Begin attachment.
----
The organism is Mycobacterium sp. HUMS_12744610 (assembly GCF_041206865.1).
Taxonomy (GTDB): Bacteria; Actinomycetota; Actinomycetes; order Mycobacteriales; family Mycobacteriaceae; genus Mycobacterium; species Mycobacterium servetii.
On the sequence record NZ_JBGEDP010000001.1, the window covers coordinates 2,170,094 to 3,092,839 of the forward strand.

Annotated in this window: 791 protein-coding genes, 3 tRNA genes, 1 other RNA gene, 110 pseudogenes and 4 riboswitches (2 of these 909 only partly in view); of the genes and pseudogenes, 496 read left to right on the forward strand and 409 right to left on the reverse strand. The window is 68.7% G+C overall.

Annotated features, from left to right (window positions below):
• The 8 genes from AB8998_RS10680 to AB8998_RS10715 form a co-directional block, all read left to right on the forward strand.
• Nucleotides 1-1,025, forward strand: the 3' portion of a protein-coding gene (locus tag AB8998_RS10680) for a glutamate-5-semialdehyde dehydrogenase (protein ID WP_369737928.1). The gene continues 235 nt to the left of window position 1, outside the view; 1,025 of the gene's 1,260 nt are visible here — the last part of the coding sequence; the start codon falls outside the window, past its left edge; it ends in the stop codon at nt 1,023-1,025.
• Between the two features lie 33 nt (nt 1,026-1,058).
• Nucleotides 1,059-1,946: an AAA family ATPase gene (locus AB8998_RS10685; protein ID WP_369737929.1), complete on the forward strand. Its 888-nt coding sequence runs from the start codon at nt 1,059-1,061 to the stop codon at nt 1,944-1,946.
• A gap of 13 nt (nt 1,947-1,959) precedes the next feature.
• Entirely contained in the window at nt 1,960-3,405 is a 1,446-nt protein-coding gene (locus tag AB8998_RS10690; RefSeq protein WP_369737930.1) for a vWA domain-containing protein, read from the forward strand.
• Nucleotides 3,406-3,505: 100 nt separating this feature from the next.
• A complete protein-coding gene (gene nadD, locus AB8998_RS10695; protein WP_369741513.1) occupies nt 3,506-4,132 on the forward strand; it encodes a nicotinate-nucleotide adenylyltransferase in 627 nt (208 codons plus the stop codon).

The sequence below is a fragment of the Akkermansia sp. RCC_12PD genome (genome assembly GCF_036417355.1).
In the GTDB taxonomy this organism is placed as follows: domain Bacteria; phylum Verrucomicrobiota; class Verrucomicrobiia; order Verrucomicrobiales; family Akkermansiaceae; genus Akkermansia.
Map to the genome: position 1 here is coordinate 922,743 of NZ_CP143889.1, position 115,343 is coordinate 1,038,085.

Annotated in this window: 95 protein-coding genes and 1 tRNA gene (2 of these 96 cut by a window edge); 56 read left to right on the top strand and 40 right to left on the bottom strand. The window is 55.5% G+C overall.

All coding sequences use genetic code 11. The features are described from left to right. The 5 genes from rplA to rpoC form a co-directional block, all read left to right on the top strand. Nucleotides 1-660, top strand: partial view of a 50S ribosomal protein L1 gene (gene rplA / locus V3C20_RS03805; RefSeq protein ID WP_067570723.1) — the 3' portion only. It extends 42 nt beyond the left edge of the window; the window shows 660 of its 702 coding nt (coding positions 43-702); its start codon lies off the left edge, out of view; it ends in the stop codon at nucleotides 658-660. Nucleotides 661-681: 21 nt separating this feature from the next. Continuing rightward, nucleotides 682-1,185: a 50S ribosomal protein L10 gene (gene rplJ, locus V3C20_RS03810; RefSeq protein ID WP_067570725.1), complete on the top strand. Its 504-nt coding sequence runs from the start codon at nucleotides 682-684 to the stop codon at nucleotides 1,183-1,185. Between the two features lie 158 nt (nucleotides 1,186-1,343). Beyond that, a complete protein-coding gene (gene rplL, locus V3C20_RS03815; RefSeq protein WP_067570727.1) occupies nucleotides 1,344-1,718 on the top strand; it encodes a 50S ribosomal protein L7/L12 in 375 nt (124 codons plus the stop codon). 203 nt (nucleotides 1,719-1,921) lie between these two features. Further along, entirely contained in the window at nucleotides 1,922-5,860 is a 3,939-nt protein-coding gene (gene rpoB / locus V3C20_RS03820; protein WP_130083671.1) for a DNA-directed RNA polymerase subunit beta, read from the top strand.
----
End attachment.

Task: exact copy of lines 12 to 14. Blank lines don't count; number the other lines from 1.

• Nucleotides 3,406-3,505: 100 nt separating this feature from the next.
• A complete protein-coding gene (gene nadD, locus AB8998_RS10695; protein WP_369741513.1) occupies nt 3,506-4,132 on the forward strand; it encodes a nicotinate-nucleotide adenylyltransferase in 627 nt (208 codons plus the stop codon).

The sequence below is a fragment of the Akkermansia sp. RCC_12PD genome (genome assembly GCF_036417355.1).